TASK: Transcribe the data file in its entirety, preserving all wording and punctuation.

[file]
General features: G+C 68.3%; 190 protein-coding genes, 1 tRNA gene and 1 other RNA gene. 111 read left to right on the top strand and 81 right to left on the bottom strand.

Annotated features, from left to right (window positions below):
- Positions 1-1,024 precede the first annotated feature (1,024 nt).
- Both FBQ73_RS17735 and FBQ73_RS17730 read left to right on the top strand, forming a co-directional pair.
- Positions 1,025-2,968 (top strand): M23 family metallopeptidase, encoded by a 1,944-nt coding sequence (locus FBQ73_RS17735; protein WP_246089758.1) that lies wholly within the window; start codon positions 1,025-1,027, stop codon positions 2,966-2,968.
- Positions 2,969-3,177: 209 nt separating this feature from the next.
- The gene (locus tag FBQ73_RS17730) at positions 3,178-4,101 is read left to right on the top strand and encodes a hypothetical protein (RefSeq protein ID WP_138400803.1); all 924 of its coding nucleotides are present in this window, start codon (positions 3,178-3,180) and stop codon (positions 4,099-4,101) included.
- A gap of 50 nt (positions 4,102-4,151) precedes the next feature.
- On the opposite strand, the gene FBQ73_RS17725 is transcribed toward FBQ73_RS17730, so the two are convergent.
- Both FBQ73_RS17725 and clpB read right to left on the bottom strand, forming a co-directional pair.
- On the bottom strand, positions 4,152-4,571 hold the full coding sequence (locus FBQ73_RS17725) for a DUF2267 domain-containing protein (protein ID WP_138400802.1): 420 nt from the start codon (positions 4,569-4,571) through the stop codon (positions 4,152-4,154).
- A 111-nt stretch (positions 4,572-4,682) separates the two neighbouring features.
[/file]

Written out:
General features: G+C 68.3%; 190 protein-coding genes, 1 tRNA gene and 1 other RNA gene. 111 read left to right on the top strand and 81 right to left on the bottom strand.

Annotated features, from left to right (window positions below):
- Positions 1-1,024 precede the first annotated feature (1,024 nt).
- Both FBQ73_RS17735 and FBQ73_RS17730 read left to right on the top strand, forming a co-directional pair.
- Positions 1,025-2,968 (top strand): M23 family metallopeptidase, encoded by a 1,944-nt coding sequence (locus FBQ73_RS17735; protein WP_246089758.1) that lies wholly within the window; start codon positions 1,025-1,027, stop codon positions 2,966-2,968.
- Positions 2,969-3,177: 209 nt separating this feature from the next.
- The gene (locus tag FBQ73_RS17730) at positions 3,178-4,101 is read left to right on the top strand and encodes a hypothetical protein (RefSeq protein ID WP_138400803.1); all 924 of its coding nucleotides are present in this window, start codon (positions 3,178-3,180) and stop codon (positions 4,099-4,101) included.
- A gap of 50 nt (positions 4,102-4,151) precedes the next feature.
- On the opposite strand, the gene FBQ73_RS17725 is transcribed toward FBQ73_RS17730, so the two are convergent.
- Both FBQ73_RS17725 and clpB read right to left on the bottom strand, forming a co-directional pair.
- On the bottom strand, positions 4,152-4,571 hold the full coding sequence (locus FBQ73_RS17725) for a DUF2267 domain-containing protein (protein ID WP_138400802.1): 420 nt from the start codon (positions 4,569-4,571) through the stop codon (positions 4,152-4,154).
- A 111-nt stretch (positions 4,572-4,682) separates the two neighbouring features.